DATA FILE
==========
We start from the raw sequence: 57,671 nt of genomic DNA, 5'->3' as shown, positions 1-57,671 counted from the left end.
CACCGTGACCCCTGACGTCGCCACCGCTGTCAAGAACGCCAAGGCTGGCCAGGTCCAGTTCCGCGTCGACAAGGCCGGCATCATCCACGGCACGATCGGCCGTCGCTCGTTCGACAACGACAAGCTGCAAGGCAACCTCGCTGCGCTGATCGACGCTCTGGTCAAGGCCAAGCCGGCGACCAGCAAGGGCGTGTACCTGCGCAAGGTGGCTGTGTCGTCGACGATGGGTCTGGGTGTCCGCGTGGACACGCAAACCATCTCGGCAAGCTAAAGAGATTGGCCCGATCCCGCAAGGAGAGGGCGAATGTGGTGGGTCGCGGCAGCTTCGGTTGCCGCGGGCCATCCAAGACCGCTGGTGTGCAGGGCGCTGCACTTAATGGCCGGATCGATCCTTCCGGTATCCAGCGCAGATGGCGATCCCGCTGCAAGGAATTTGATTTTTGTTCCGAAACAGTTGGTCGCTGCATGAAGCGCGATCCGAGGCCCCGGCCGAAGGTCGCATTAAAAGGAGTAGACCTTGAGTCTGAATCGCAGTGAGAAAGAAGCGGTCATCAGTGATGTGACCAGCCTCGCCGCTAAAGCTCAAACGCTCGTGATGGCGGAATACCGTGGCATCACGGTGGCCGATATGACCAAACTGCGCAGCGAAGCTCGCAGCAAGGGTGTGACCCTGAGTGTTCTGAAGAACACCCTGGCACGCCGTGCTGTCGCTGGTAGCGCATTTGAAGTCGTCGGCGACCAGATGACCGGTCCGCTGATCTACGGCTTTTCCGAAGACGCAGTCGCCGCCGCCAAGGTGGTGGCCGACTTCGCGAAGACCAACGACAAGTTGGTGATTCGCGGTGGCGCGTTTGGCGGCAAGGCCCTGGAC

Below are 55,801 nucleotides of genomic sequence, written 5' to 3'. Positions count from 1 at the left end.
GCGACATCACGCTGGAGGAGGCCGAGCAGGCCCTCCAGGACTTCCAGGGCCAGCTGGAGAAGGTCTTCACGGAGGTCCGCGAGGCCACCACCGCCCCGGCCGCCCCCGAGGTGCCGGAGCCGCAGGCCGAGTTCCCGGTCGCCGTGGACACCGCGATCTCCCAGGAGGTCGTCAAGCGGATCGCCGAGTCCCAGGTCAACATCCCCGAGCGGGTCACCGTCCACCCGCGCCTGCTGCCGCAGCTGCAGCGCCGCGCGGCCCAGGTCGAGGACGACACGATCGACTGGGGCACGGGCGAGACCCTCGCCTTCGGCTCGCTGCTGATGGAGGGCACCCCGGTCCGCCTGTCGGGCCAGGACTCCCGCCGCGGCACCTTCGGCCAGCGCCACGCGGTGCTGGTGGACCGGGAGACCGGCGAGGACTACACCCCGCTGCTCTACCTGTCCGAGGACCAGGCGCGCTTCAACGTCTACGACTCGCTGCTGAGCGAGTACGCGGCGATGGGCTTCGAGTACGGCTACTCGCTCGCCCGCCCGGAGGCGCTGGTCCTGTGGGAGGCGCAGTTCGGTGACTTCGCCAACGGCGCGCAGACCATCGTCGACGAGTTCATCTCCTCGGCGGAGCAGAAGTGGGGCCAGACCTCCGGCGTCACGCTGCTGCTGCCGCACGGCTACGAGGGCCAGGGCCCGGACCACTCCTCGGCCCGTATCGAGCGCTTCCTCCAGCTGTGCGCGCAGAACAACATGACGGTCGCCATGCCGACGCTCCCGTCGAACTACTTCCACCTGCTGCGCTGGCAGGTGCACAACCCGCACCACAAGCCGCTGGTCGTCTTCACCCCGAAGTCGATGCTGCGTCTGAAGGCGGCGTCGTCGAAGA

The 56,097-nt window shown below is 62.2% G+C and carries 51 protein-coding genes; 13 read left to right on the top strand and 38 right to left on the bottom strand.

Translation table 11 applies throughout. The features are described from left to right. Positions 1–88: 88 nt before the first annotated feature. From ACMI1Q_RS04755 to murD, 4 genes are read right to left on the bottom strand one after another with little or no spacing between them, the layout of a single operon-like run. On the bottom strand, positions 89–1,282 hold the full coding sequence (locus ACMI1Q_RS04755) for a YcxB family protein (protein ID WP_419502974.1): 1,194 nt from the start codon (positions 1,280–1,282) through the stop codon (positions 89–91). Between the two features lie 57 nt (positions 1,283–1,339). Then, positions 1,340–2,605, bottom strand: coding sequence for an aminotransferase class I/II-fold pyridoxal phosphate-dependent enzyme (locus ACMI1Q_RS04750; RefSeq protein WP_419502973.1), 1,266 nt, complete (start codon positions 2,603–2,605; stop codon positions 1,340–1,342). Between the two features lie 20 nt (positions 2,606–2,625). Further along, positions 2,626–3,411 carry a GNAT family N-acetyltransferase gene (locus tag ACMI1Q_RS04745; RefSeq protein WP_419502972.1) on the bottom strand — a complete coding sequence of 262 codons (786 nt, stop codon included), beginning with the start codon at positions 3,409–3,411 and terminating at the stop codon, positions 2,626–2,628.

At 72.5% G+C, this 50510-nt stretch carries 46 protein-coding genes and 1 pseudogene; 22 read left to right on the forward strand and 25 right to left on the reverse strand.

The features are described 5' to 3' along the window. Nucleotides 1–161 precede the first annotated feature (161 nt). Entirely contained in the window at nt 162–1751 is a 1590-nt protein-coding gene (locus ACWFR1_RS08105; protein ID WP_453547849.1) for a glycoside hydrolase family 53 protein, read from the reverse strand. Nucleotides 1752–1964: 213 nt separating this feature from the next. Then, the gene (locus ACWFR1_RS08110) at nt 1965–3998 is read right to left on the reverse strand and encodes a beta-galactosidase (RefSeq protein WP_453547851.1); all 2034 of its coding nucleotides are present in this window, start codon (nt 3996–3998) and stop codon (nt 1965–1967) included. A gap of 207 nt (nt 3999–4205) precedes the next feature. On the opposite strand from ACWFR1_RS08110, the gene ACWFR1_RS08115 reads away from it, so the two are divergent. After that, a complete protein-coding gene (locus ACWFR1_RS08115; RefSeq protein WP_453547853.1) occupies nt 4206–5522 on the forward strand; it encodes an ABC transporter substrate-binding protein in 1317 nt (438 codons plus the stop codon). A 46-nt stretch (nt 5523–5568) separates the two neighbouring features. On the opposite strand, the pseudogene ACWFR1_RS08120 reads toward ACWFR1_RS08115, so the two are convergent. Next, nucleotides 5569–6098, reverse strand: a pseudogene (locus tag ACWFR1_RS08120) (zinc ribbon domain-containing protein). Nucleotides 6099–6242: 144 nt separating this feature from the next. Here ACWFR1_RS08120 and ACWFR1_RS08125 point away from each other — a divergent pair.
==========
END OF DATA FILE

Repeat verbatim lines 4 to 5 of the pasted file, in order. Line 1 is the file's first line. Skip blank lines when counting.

GCGACATCACGCTGGAGGAGGCCGAGCAGGCCCTCCAGGACTTCCAGGGCCAGCTGGAGAAGGTCTTCACGGAGGTCCGCGAGGCCACCACCGCCCCGGCCGCCCCCGAGGTGCCGGAGCCGCAGGCCGAGTTCCCGGTCGCCGTGGACACCGCGATCTCCCAGGAGGTCGTCAAGCGGATCGCCGAGTCCCAGGTCAACATCCCCGAGCGGGTCACCGTCCACCCGCGCCTGCTGCCGCAGCTGCAGCGCCGCGCGGCCCAGGTCGAGGACGACACGATCGACTGGGGCACGGGCGAGACCCTCGCCTTCGGCTCGCTGCTGATGGAGGGCACCCCGGTCCGCCTGTCGGGCCAGGACTCCCGCCGCGGCACCTTCGGCCAGCGCCACGCGGTGCTGGTGGACCGGGAGACCGGCGAGGACTACACCCCGCTGCTCTACCTGTCCGAGGACCAGGCGCGCTTCAACGTCTACGACTCGCTGCTGAGCGAGTACGCGGCGATGGGCTTCGAGTACGGCTACTCGCTCGCCCGCCCGGAGGCGCTGGTCCTGTGGGAGGCGCAGTTCGGTGACTTCGCCAACGGCGCGCAGACCATCGTCGACGAGTTCATCTCCTCGGCGGAGCAGAAGTGGGGCCAGACCTCCGGCGTCACGCTGCTGCTGCCGCACGGCTACGAGGGCCAGGGCCCGGACCACTCCTCGGCCCGTATCGAGCGCTTCCTCCAGCTGTGCGCGCAGAACAACATGACGGTCGCCATGCCGACGCTCCCGTCGAACTACTTCCACCTGCTGCGCTGGCAGGTGCACAACCCGCACCACAAGCCGCTGGTCGTCTTCACCCCGAAGTCGATGCTGCGTCTGAAGGCGGCGTCGTCGAAGA

The 56,097-nt window shown below is 62.2% G+C and carries 51 protein-coding genes; 13 read left to right on the top strand and 38 right to left on the bottom strand.